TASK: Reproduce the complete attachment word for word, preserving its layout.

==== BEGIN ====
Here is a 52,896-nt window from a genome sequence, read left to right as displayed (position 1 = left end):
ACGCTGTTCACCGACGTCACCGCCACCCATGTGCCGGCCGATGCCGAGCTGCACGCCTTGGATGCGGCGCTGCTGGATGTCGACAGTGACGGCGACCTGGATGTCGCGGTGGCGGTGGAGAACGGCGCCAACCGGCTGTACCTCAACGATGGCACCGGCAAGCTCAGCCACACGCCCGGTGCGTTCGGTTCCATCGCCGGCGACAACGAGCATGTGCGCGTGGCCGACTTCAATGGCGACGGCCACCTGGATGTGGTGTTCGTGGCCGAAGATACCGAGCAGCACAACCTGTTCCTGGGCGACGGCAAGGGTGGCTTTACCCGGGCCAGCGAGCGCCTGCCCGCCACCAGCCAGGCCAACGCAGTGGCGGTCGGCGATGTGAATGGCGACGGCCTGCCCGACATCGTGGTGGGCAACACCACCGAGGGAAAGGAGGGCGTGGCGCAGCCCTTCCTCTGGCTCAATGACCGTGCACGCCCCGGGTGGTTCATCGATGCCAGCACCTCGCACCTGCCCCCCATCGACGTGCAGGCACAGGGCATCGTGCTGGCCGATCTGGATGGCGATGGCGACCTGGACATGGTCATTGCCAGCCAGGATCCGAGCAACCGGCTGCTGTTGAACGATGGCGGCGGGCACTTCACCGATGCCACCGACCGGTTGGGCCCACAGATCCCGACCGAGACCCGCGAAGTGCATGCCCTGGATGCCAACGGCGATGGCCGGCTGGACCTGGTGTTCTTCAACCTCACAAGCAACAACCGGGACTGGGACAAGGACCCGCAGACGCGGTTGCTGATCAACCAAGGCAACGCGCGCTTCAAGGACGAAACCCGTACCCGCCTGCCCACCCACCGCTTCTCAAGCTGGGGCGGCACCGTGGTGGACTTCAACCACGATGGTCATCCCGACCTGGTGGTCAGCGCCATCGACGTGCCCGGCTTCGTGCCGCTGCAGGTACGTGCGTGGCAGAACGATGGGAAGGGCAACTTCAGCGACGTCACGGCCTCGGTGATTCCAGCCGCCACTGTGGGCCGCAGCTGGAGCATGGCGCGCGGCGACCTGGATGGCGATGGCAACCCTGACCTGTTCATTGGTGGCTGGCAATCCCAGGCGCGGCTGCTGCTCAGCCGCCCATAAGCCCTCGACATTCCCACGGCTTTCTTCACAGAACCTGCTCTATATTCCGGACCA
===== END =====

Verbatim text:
Here is a 52,896-nt window from a genome sequence, read left to right as displayed (position 1 = left end):
ACGCTGTTCACCGACGTCACCGCCACCCATGTGCCGGCCGATGCCGAGCTGCACGCCTTGGATGCGGCGCTGCTGGATGTCGACAGTGACGGCGACCTGGATGTCGCGGTGGCGGTGGAGAACGGCGCCAACCGGCTGTACCTCAACGATGGCACCGGCAAGCTCAGCCACACGCCCGGTGCGTTCGGTTCCATCGCCGGCGACAACGAGCATGTGCGCGTGGCCGACTTCAATGGCGACGGCCACCTGGATGTGGTGTTCGTGGCCGAAGATACCGAGCAGCACAACCTGTTCCTGGGCGACGGCAAGGGTGGCTTTACCCGGGCCAGCGAGCGCCTGCCCGCCACCAGCCAGGCCAACGCAGTGGCGGTCGGCGATGTGAATGGCGACGGCCTGCCCGACATCGTGGTGGGCAACACCACCGAGGGAAAGGAGGGCGTGGCGCAGCCCTTCCTCTGGCTCAATGACCGTGCACGCCCCGGGTGGTTCATCGATGCCAGCACCTCGCACCTGCCCCCCATCGACGTGCAGGCACAGGGCATCGTGCTGGCCGATCTGGATGGCGATGGCGACCTGGACATGGTCATTGCCAGCCAGGATCCGAGCAACCGGCTGCTGTTGAACGATGGCGGCGGGCACTTCACCGATGCCACCGACCGGTTGGGCCCACAGATCCCGACCGAGACCCGCGAAGTGCATGCCCTGGATGCCAACGGCGATGGCCGGCTGGACCTGGTGTTCTTCAACCTCACAAGCAACAACCGGGACTGGGACAAGGACCCGCAGACGCGGTTGCTGATCAACCAAGGCAACGCGCGCTTCAAGGACGAAACCCGTACCCGCCTGCCCACCCACCGCTTCTCAAGCTGGGGCGGCACCGTGGTGGACTTCAACCACGATGGTCATCCCGACCTGGTGGTCAGCGCCATCGACGTGCCCGGCTTCGTGCCGCTGCAGGTACGTGCGTGGCAGAACGATGGGAAGGGCAACTTCAGCGACGTCACGGCCTCGGTGATTCCAGCCGCCACTGTGGGCCGCAGCTGGAGCATGGCGCGCGGCGACCTGGATGGCGATGGCAACCCTGACCTGTTCATTGGTGGCTGGCAATCCCAGGCGCGGCTGCTGCTCAGCCGCCCATAAGCCCTCGACATTCCCACGGCTTTCTTCACAGAACCTGCTCTATATTCCGGACCA